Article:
Demand for smart connections, investment opportunities highlighted at Global Business Forum Africa

Delegates heard that while the growth of Africa's contactless economy was one of the continent's success stories, its reliance on 2G phone technology was a barrier to future growth

  

DUBAI – Building a smarter, digitally connected Africa within the limitations of 2G technology and harnessing a homegrown capital market still in its infancy were among the challenges addressed in the afternoon sessions of day one of the Global Business Forum (GBF) Africa today.

Heads of state, government ministers and officials joined more than 1,000 delegates from Africa, the UAE and around the world at Dubai Exhibition Centre, Expo 2020 Dubai, for GBF Africa’s sixth edition.

Panelists at the themed sessions included Lacina Koné, Director General, Smart Africa Secretariat, Côte d’Ivoire; Innocent Muhizi, Chief Executive Officer, Rwanda Information Society Authority; Eddy Sebera, Managing Director, Mara Phones, Rwanda; Miguel Azevedo, Head of Investment Banking – Middle East and Africa (exc SA), Citigroup, UAE; and Paul Kavuma, Chief Executive Officer, Capital Principal Partners, Kenya.

Championing the continent’s digital transformation is Smart Africa, an initiative by African heads of state that aims to bring millions more Africans into the digital economy. Delegates heard that while the growth of Africa’s contactless economy was one of the continent’s success stories, its reliance on 2G phone technology was a barrier to future growth.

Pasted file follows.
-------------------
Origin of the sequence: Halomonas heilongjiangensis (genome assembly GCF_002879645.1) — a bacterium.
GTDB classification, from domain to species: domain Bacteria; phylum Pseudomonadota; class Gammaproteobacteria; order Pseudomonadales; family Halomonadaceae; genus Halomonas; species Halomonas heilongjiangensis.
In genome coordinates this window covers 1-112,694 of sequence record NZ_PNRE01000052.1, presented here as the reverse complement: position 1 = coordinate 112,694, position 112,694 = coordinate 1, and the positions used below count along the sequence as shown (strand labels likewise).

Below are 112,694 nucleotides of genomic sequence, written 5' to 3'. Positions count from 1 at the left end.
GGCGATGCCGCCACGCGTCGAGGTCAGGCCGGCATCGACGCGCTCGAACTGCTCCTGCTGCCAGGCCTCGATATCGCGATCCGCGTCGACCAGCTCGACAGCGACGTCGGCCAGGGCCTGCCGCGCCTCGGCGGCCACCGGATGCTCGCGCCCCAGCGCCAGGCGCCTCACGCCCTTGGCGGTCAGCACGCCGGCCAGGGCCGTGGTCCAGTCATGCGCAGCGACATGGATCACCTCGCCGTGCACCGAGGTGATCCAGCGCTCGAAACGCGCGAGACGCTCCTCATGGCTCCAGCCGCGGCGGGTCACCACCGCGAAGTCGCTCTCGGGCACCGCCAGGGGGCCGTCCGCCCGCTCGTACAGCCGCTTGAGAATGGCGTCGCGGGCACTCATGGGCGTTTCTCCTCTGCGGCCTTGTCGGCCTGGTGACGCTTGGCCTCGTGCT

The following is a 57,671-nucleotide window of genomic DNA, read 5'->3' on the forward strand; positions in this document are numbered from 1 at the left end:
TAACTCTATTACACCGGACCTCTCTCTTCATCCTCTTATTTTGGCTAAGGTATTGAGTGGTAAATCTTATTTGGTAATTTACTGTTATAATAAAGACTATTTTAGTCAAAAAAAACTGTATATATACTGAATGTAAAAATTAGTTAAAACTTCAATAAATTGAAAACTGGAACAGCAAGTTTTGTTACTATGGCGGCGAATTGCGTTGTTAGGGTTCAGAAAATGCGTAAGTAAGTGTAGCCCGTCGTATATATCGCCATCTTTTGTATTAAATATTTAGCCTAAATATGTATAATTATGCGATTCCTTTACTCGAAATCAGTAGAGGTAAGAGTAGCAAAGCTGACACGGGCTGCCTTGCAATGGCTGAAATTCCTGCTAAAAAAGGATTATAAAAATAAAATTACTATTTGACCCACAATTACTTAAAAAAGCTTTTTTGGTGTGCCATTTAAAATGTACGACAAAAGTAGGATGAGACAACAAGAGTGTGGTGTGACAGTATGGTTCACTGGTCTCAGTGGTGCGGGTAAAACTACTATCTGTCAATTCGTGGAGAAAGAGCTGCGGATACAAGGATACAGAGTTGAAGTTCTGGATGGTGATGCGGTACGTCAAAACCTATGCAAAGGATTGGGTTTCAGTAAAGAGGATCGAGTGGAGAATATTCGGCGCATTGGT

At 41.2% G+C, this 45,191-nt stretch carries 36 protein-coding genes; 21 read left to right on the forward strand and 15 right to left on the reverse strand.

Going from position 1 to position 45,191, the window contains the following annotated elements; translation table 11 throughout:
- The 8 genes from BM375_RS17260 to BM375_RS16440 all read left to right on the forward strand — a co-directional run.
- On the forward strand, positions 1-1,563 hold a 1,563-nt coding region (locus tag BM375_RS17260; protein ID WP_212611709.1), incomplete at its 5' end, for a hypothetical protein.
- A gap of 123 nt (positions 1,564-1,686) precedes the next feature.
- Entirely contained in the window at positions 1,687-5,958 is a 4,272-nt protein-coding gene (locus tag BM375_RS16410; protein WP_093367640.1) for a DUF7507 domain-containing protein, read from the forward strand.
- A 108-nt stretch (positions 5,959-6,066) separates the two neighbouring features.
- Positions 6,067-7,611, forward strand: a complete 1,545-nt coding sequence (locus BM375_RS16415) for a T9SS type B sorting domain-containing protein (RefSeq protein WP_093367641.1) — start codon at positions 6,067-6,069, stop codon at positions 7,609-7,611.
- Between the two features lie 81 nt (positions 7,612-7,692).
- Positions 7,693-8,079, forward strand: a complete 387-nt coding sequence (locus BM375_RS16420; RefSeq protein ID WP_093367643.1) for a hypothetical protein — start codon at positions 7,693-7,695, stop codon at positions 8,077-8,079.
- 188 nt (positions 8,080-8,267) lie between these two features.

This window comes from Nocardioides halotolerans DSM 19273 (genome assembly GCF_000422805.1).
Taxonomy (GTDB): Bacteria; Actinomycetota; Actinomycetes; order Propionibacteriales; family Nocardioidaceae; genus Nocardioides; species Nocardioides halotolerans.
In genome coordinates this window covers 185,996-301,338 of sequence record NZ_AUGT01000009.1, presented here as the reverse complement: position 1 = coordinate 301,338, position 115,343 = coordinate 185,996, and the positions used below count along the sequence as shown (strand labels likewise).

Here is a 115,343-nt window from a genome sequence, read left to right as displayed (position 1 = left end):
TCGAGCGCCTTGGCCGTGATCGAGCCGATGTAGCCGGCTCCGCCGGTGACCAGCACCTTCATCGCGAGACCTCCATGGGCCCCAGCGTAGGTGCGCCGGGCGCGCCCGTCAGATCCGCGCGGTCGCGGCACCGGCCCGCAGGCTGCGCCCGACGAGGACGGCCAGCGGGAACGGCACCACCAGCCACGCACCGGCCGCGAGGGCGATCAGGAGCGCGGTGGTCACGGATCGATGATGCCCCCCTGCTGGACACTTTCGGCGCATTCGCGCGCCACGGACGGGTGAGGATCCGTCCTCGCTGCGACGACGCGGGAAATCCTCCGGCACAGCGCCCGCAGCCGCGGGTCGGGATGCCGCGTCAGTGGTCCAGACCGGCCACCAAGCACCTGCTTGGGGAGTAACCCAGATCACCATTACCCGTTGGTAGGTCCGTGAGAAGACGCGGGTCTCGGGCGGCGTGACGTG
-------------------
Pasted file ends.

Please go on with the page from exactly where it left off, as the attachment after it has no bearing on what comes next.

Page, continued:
Lacina Koné said: “The growth Africa has achieved in mobile money transactions is all done on 2G – 2G, not smartphones. This creates huge potential for the private sector to invest in technology.

“Smart Africa is a pan-African multilateral organisation with the sole vision to transform Africa into a single digital market by 2030. It aims to put [Information and Communications Technology (ICT)] at the centre of national social and economic development, improve broadband access, improve accountability, transparency and efficiency of ICT in Africa and, importantly, to put the private sector first in our ecosystem. Last, but not least, is the need to leverage ICT to promote sustainable development.”